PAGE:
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updated: 1/10/2012 11:45 AM

East Dundee officials weigh options for new fire station

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  • East Dundee officials would like to relocate from the current fire department building on Third Street, which dates to 1950.

      East Dundee officials would like to relocate from the current fire department building on Third Street, which dates to 1950.
    Rick West | Staff Photographer


2012 may be the year East Dundee fire officials answer their age-old question of what to do with their cramped, out-of-date Third Street station.

In the next 12 months, the three fire trustees and Chief Steve Schmitendorf may know where a new station should be built, how much it will cost and how to pay for it.

They already know one is needed.

"We only have one fire station that was built in 1950," Schmitendorf said. "It does not meet (The Americans with Disabilities Act) requirements. It's located in a portion of the village that takes us a while to get to the majority of our calls. By the time we make all of our turns, it takes us two minutes to get to the Dairy Queen (at River Street and Route 72)."

Ideally, a new fire station would be built along Route 25, north of Route 72, he said. But so much must be discussed and decided before any decision is made.

In the next few months, East Dundee fire trustees will put together a public information campaign to take to residents. Also, they will meet with East Dundee village trustees to discuss a possible site near a pending residential project along Route 25, said Village Administrator Robert Skurla.

Then, architects must be hired, costs must be determined and agreements must be reached. Those agreements are needed because the fire district is a separate taxing authority from the village, yet the two need each other.

The current firehouse sits on village-owned land next to the century-old East Dundee Police Department building and the village hall, Schmitendorf said. That building is also small and outdated.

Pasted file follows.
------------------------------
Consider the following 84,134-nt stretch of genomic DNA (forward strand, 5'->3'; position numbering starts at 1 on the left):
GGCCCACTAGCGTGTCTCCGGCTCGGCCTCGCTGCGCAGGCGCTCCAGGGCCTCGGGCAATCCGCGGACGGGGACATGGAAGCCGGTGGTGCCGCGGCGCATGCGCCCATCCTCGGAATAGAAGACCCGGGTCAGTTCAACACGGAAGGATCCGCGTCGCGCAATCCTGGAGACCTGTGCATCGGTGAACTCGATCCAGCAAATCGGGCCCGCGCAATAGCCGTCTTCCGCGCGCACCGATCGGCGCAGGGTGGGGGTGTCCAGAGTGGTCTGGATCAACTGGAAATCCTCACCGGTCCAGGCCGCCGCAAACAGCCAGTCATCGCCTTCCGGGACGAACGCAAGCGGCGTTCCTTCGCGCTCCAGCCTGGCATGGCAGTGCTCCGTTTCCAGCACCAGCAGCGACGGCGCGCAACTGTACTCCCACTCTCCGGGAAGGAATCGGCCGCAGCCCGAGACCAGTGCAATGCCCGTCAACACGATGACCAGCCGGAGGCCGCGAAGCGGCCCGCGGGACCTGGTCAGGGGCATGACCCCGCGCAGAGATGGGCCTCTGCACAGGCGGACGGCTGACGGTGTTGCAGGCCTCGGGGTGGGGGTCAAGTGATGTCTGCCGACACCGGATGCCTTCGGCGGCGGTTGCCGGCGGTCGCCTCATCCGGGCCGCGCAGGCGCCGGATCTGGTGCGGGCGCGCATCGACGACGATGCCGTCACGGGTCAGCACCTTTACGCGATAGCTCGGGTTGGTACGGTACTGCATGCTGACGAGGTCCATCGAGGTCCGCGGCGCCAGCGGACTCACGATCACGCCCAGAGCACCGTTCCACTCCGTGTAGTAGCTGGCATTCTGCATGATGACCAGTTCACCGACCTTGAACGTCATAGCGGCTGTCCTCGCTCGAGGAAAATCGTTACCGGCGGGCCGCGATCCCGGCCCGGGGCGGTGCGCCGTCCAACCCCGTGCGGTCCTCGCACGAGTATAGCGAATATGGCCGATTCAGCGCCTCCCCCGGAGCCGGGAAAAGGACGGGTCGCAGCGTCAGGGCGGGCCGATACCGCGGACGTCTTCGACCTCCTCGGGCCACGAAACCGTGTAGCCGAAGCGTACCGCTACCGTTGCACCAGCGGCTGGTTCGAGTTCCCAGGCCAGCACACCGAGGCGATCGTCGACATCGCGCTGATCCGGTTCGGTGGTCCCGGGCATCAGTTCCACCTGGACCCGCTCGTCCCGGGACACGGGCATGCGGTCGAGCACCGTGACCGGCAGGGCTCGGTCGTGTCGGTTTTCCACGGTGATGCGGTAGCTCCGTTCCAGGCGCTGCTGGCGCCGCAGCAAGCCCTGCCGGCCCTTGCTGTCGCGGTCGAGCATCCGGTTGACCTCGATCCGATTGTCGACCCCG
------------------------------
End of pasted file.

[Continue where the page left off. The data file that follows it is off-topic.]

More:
For decades, village board members have searched for property to build a new hall. If they decide to use the property where the fire station is, they would not have to move far. In return, fire trustees would receive three acres along Route 25 the village would receive as part of the multifamily residential project, Skurla said.

Putting the firehouse closer to the state highway would place it closer to the middle of the district, said Schmitendorf. Response times would be shortened, access to the major highways would be gained.

"Our district goes as far as the Goebbert's pumpkin farm (along Route 72 in South Barrington). Many of our calls are in South Barrington and Barrington Hills," the chief said.

"Our response time throughout our district is good, and eliminating the turns from our current station would make it even better."

Fire trustees know that from experience when the district had a second station along Rock Road, east of Route 25; however, money constraints forced them to close it. Now, the district is run from the Third Street station that is staffed 24 hours and holds many of the fire trucks and ambulances. It also serves as a bedroom for five firefighters who are assigned overnight shifts.

"When this station was built, it was not designed for sleeping quarters. Our second floor used to be a dance hall," the fire chief said.

"The building has no elevator and the staircase from the first to the second floors is narrow and dark. It doesn't even have the firemen's pole to slide down. I'm concerned one of the firefighters is going to be hurt when responding to a call at night."

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